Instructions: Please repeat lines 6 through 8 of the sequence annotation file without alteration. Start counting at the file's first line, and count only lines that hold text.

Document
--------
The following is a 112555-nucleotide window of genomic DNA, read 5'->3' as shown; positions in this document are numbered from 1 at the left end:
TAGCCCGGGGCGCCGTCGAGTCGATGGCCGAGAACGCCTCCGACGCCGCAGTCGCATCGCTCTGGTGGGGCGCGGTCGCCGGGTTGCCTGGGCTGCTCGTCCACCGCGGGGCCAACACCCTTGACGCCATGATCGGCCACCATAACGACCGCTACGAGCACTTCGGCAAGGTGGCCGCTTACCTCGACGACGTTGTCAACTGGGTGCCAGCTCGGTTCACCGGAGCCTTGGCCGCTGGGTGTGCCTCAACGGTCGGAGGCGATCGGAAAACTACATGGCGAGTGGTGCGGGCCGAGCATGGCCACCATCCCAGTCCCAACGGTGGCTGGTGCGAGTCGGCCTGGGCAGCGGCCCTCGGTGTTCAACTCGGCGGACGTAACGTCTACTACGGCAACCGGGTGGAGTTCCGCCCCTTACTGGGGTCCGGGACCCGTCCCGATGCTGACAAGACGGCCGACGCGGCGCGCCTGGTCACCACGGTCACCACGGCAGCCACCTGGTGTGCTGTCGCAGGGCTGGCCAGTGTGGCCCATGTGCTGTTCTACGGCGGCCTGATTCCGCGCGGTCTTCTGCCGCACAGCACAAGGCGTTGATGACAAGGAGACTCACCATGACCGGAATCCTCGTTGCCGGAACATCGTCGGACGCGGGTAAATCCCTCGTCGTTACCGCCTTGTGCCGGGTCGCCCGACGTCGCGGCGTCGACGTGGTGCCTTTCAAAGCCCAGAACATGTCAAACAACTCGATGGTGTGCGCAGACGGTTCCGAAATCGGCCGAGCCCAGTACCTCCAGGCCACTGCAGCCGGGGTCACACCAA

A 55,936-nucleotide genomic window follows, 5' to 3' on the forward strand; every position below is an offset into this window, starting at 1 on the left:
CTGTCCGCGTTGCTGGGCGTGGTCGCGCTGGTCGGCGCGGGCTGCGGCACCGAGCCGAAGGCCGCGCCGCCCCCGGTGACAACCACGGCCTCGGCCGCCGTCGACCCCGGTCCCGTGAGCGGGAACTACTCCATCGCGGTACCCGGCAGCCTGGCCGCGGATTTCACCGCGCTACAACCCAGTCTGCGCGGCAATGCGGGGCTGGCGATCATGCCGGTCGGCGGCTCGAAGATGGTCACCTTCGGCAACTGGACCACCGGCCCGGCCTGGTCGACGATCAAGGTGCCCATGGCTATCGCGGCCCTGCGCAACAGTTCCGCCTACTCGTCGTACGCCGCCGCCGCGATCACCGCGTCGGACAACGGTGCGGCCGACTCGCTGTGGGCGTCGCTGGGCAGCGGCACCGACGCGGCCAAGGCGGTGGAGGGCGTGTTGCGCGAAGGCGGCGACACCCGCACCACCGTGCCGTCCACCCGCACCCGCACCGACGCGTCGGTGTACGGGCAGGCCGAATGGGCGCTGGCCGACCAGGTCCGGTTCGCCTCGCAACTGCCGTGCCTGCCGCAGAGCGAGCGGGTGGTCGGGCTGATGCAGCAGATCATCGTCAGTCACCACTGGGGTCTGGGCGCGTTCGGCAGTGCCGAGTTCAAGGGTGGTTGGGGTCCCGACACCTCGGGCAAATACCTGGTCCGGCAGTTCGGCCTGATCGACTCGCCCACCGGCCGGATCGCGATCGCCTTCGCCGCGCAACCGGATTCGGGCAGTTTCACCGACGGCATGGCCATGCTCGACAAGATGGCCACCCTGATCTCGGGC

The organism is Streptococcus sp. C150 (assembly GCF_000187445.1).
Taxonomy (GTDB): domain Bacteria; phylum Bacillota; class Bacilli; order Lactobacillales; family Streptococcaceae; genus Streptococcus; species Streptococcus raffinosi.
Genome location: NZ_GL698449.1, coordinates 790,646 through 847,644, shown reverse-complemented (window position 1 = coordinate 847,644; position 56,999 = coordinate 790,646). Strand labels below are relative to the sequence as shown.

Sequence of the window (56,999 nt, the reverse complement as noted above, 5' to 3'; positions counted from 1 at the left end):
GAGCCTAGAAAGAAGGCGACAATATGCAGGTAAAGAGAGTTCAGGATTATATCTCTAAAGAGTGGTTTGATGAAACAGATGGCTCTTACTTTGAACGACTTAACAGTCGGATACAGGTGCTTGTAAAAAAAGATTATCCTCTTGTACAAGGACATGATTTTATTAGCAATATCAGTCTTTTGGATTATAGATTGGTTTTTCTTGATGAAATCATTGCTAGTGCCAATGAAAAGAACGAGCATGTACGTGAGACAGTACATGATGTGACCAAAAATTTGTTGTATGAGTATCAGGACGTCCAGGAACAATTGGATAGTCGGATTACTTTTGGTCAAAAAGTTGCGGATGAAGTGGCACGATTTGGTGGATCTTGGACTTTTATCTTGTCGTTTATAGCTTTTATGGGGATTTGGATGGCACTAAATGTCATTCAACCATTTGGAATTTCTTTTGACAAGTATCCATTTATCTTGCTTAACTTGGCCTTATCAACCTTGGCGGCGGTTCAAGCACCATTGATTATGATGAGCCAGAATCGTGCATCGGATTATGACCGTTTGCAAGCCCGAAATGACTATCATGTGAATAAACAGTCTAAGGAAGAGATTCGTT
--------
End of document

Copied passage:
Taxonomy (GTDB): domain Bacteria; phylum Bacillota; class Bacilli; order Lactobacillales; family Streptococcaceae; genus Streptococcus; species Streptococcus raffinosi.
Genome location: NZ_GL698449.1, coordinates 790,646 through 847,644, shown reverse-complemented (window position 1 = coordinate 847,644; position 56,999 = coordinate 790,646). Strand labels below are relative to the sequence as shown.

Sequence of the window (56,999 nt, the reverse complement as noted above, 5' to 3'; positions counted from 1 at the left end):